Critical Depot Level Maintenance
$28.7M (0 FTE)
The budget provides $28.7 million for critical depot level maintenance and asset sustainment for vessels, aircraft, and shore infrastructure. Funding will increase support levels for the 140-, 175-, and 225-foot classes of cutters, restore aircraft spare parts and provide sustainment for aging shore infrastructure.
Distress Alerting Satellite System (DASS)
$6.3M (1 FTE)
The budget provides $6.3 million to begin replacement of the Search and Rescue Satellite Aided Tracking (SARSAT) system with the Distress Alerting Satellite System (DASS). This multi-agency partnership also includes the National Aeronautics and Space Administration (NASA), the National Oceanic and Atmospheric Administration (NOAA), the U.S. Air Force (USAF). Recapitalization of the SARSAT system beginning in FY 2012 is critical to ensure no loss of coverage in distress notification and life saving response during the planned deactivation of the legacy SARSAT system.
Coast Guard Network Security
$8.6M (0 FTE)
The budget provides funding for the Coast Guard to transition from its commercially provided Internet Access Points (IAPs) to DOD IAPs via the Defense Information Systems Agency (DISA) to ensure security of vital networks and meet cyber security requirements.
Enhance Marine Maritime Incident Prevention and Response
Marine Safety Enhancement
$10.7M (53 FTE)
The budget provides $10.7 million and 105 personnel to implement the next segment of the Marine Safety Performance Plan by investing in Marine Safety Inspectors, Investigators, and Fishing Vessel Safety Examiners at Coast Guard Sectors. This initiative furthers the Coast Guard’s efforts to achieve an appropriate mix of military and civilian personnel with the necessary skill-sets and experience to perform Marine Safety inspections and investigations.
Marine Environmental Response Enhancement
$11.5M (44 FTE)
The budget provides $11.5 million and 87 personnel to enhance Marine Environmental Response (MER) capacity. This initiative supports the Marine Environmental Protection Mission by providing funding for an MER Incident Management and Assist Team (IMAT) and increasing technical expertise and strengthening MER career paths at Coast Guard Sectors and Strike Teams. The request is the initial investment in the Coast Guard’s initiative to improve mission performance in accordance with the MER Mission Performance Plan.
Support Military Families
Child Development Services
$9.3M (6 FTE)
The budget provides $9.3 million to increase access to child care services for Coast Guard families with dependents under the age of 12, better aligning the Coast Guard with the Department of Defense (DOD) child care standards. Additionally, this request funds 12 new positions critical to ensuring continued accreditation of the Coast Guard’s nine child development centers by the National Association for the Education of Young Children.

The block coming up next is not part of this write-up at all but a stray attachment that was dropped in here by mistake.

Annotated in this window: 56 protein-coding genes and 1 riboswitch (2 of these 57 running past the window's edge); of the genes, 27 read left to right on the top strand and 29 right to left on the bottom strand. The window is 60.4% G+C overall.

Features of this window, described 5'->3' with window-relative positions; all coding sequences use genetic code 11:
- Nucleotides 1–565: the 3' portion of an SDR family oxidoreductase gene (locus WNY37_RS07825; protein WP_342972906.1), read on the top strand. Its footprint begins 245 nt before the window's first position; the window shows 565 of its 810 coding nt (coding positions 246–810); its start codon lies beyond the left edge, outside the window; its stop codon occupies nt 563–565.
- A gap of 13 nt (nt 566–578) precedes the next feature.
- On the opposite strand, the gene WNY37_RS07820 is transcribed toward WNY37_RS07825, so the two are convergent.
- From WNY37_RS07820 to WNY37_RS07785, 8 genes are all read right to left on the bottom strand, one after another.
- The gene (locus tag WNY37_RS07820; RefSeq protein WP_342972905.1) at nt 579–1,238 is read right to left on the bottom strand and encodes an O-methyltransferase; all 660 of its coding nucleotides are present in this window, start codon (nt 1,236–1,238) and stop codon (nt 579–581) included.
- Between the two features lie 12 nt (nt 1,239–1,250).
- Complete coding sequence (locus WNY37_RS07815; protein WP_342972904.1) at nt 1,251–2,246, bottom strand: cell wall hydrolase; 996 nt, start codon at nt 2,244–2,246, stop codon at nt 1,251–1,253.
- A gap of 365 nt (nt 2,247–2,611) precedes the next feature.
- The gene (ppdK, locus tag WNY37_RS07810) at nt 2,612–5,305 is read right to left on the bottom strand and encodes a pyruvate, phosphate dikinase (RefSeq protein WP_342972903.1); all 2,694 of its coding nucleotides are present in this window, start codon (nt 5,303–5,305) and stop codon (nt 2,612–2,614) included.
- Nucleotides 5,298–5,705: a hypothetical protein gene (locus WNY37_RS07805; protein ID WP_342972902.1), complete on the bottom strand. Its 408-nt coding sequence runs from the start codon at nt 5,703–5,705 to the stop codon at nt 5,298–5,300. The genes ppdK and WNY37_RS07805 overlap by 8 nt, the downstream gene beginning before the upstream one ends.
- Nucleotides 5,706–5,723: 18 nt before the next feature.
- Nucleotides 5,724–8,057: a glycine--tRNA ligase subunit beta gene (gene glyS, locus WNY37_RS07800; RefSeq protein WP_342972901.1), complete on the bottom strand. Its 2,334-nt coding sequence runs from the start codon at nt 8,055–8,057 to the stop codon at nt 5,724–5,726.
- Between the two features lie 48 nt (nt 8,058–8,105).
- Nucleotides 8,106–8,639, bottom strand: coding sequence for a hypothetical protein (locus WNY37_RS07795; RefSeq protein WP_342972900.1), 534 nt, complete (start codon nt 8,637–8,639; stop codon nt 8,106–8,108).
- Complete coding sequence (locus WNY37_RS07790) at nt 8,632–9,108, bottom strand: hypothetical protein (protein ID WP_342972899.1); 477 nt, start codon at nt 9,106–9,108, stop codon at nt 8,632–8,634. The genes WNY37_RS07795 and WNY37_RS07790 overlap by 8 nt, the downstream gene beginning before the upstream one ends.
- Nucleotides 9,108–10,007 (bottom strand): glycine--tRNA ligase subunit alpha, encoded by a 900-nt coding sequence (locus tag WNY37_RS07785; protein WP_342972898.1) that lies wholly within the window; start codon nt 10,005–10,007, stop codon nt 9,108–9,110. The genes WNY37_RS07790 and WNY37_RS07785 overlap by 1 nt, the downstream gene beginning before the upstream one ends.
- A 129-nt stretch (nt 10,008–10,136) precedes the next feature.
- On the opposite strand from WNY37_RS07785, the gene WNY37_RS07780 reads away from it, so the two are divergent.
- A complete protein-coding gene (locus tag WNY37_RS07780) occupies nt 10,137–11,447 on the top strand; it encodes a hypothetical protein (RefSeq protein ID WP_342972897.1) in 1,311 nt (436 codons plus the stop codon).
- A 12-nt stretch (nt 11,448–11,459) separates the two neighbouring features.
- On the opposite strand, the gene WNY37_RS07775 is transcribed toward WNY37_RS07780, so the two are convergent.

$20.0M (0 FTE)
The budget provides $20.0 million to build family housing units at Sector Columbia River and recapitalize the Air Station Cape Cod Unaccompanied Personnel Housing, the highest priority housing projects, critical to the well-being of military personnel and their families assigned to these geographic regions.
Decommissionings, Efficiencies, and Savings
High Endurance Cutter Decommissioning
-$6.7M (-92 FTE)
As part of its long-term recapitalization plan, the Coast Guard is decommissioning HECs as NSCs are delivered and made operational. The average age of the HEC fleet is 43 years and these assets are failing at an increased rate resulting in lost operational days and increased maintenance costs. The Coast Guard will decommission one High Endurance Cutter (HEC) in FY 2012.
PC-179 Patrol Coastal Decommissioning
-$16.4M (-108 FTE)
The three remaining 179-foot Patrol Coastal (PC) vessels will be decommissioned per a January, 2007 Memorandum of Agreement (MOA) with the U.S. Navy. These vessels will be returned to the U.S. Navy in FY 2012.
Standard Workstation Help Desk consolidation
-$6.9M (0 FTE)
Consolidates computer workstation support into two regional centers, eliminating 56 contractors.
Program Support Reduction
-$13.6M (0 FTE)
Reduction in programmatic support across the Coast Guard including support reductions for: small boat replacement, reservist and contract support for audit remediation, innovation program funding, recruiting, and training opportunities.
Administrative Savings Initiatives
In FY 2012 the Coast Guard will seek efficiencies and make targeted reductions in order to sustain front-line operational capacity and invest in critical recapitalization initiatives.
-$61.1M (0 FTE)
Consistent with the Secretary of Homeland Security’s Efficiency Review and building upon efforts in previous fiscal years, efficiencies will be generated by leveraging centralized purchasing and software licensing agreements, reductions in printing and publications, reductions in shipping and the transportation of things, reductions in advisory and assistance contracts, minimizing purchases of supplies and materials, office equipment consolidation, implementing automation and energy conservation/savings measures, and limiting government usage of commercial facilities.
Professional Services Reduction
-$15.2M (0 FTE)
A reduction in professional services contracts for enterprise-wide mission support and operational support activities.
Non-Operational Travel Reduction
-$10.0M (0 FTE)
A 25% reduction in Coast Guard-wide non-operational travel, including travel for training, professional development, conferences, and international engagement.